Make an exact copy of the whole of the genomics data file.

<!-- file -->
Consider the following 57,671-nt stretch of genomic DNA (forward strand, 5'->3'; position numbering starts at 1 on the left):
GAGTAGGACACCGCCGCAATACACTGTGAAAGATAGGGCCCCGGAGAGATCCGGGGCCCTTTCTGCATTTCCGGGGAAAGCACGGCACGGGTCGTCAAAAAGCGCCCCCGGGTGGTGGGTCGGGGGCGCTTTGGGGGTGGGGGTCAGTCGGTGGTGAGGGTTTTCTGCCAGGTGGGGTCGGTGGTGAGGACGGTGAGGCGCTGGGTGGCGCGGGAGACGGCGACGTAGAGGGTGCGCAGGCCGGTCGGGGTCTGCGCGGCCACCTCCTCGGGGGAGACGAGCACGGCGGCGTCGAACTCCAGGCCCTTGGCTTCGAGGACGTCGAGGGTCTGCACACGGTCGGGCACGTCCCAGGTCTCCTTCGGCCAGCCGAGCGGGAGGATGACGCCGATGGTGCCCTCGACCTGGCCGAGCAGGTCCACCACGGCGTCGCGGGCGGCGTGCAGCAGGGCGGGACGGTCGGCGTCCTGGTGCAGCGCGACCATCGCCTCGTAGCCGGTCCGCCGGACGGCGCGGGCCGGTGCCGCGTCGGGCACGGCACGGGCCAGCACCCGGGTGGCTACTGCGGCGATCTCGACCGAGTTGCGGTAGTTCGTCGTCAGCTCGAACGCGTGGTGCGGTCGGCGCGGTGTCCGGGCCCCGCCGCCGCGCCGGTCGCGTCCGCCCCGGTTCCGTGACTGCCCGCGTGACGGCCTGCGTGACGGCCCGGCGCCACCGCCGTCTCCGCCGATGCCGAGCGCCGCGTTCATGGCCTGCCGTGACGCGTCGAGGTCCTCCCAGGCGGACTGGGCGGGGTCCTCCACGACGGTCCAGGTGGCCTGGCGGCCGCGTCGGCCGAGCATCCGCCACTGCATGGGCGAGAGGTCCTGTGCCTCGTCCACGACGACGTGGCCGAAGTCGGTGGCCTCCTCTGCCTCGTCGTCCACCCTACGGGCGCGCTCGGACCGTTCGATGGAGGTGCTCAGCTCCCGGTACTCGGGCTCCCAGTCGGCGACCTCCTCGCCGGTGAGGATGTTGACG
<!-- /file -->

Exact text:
Consider the following 57,671-nt stretch of genomic DNA (forward strand, 5'->3'; position numbering starts at 1 on the left):
GAGTAGGACACCGCCGCAATACACTGTGAAAGATAGGGCCCCGGAGAGATCCGGGGCCCTTTCTGCATTTCCGGGGAAAGCACGGCACGGGTCGTCAAAAAGCGCCCCCGGGTGGTGGGTCGGGGGCGCTTTGGGGGTGGGGGTCAGTCGGTGGTGAGGGTTTTCTGCCAGGTGGGGTCGGTGGTGAGGACGGTGAGGCGCTGGGTGGCGCGGGAGACGGCGACGTAGAGGGTGCGCAGGCCGGTCGGGGTCTGCGCGGCCACCTCCTCGGGGGAGACGAGCACGGCGGCGTCGAACTCCAGGCCCTTGGCTTCGAGGACGTCGAGGGTCTGCACACGGTCGGGCACGTCCCAGGTCTCCTTCGGCCAGCCGAGCGGGAGGATGACGCCGATGGTGCCCTCGACCTGGCCGAGCAGGTCCACCACGGCGTCGCGGGCGGCGTGCAGCAGGGCGGGACGGTCGGCGTCCTGGTGCAGCGCGACCATCGCCTCGTAGCCGGTCCGCCGGACGGCGCGGGCCGGTGCCGCGTCGGGCACGGCACGGGCCAGCACCCGGGTGGCTACTGCGGCGATCTCGACCGAGTTGCGGTAGTTCGTCGTCAGCTCGAACGCGTGGTGCGGTCGGCGCGGTGTCCGGGCCCCGCCGCCGCGCCGGTCGCGTCCGCCCCGGTTCCGTGACTGCCCGCGTGACGGCCTGCGTGACGGCCCGGCGCCACCGCCGTCTCCGCCGATGCCGAGCGCCGCGTTCATGGCCTGCCGTGACGCGTCGAGGTCCTCCCAGGCGGACTGGGCGGGGTCCTCCACGACGGTCCAGGTGGCCTGGCGGCCGCGTCGGCCGAGCATCCGCCACTGCATGGGCGAGAGGTCCTGTGCCTCGTCCACGACGACGTGGCCGAAGTCGGTGGCCTCCTCTGCCTCGTCGTCCACCCTACGGGCGCGCTCGGACCGTTCGATGGAGGTGCTCAGCTCCCGGTACTCGGGCTCCCAGTCGGCGACCTCCTCGCCGGTGAGGATGTTGACG